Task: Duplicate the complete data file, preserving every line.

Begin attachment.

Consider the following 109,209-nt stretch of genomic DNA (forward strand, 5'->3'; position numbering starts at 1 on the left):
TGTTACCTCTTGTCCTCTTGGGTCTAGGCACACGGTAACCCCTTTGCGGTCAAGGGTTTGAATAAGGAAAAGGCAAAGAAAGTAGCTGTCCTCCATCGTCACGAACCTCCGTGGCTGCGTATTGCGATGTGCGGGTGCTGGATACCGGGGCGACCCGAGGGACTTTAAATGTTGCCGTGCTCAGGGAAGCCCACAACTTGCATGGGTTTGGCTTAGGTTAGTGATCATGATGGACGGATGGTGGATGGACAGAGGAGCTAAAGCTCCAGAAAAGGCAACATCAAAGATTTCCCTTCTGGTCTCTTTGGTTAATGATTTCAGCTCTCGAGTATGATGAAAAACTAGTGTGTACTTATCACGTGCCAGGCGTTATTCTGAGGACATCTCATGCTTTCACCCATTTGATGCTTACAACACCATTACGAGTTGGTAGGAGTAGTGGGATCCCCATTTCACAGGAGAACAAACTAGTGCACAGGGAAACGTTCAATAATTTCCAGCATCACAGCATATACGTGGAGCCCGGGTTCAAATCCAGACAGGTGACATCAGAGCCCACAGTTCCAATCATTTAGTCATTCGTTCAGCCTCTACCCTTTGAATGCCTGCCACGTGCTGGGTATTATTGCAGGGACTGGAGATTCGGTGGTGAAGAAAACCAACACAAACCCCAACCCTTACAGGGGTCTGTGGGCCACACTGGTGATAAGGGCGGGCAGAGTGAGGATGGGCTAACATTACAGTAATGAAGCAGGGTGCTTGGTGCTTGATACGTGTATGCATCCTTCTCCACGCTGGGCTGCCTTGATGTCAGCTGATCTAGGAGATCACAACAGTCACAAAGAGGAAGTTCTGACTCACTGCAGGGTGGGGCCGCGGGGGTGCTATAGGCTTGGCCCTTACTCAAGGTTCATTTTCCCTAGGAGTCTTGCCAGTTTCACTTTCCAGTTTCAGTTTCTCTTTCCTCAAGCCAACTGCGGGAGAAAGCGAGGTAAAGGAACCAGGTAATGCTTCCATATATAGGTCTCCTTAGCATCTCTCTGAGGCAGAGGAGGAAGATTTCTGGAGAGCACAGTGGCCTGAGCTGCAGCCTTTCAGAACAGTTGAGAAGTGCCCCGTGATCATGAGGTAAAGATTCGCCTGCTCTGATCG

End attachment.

Consider the following 109,209-nt stretch of genomic DNA (forward strand, 5'->3'; position numbering starts at 1 on the left):
TGTTACCTCTTGTCCTCTTGGGTCTAGGCACACGGTAACCCCTTTGCGGTCAAGGGTTTGAATAAGGAAAAGGCAAAGAAAGTAGCTGTCCTCCATCGTCACGAACCTCCGTGGCTGCGTATTGCGATGTGCGGGTGCTGGATACCGGGGCGACCCGAGGGACTTTAAATGTTGCCGTGCTCAGGGAAGCCCACAACTTGCATGGGTTTGGCTTAGGTTAGTGATCATGATGGACGGATGGTGGATGGACAGAGGAGCTAAAGCTCCAGAAAAGGCAACATCAAAGATTTCCCTTCTGGTCTCTTTGGTTAATGATTTCAGCTCTCGAGTATGATGAAAAACTAGTGTGTACTTATCACGTGCCAGGCGTTATTCTGAGGACATCTCATGCTTTCACCCATTTGATGCTTACAACACCATTACGAGTTGGTAGGAGTAGTGGGATCCCCATTTCACAGGAGAACAAACTAGTGCACAGGGAAACGTTCAATAATTTCCAGCATCACAGCATATACGTGGAGCCCGGGTTCAAATCCAGACAGGTGACATCAGAGCCCACAGTTCCAATCATTTAGTCATTCGTTCAGCCTCTACCCTTTGAATGCCTGCCACGTGCTGGGTATTATTGCAGGGACTGGAGATTCGGTGGTGAAGAAAACCAACACAAACCCCAACCCTTACAGGGGTCTGTGGGCCACACTGGTGATAAGGGCGGGCAGAGTGAGGATGGGCTAACATTACAGTAATGAAGCAGGGTGCTTGGTGCTTGATACGTGTATGCATCCTTCTCCACGCTGGGCTGCCTTGATGTCAGCTGATCTAGGAGATCACAACAGTCACAAAGAGGAAGTTCTGACTCACTGCAGGGTGGGGCCGCGGGGGTGCTATAGGCTTGGCCCTTACTCAAGGTTCATTTTCCCTAGGAGTCTTGCCAGTTTCACTTTCCAGTTTCAGTTTCTCTTTCCTCAAGCCAACTGCGGGAGAAAGCGAGGTAAAGGAACCAGGTAATGCTTCCATATATAGGTCTCCTTAGCATCTCTCTGAGGCAGAGGAGGAAGATTTCTGGAGAGCACAGTGGCCTGAGCTGCAGCCTTTCAGAACAGTTGAGAAGTGCCCCGTGATCATGAGGTAAAGATTCGCCTGCTCTGATCG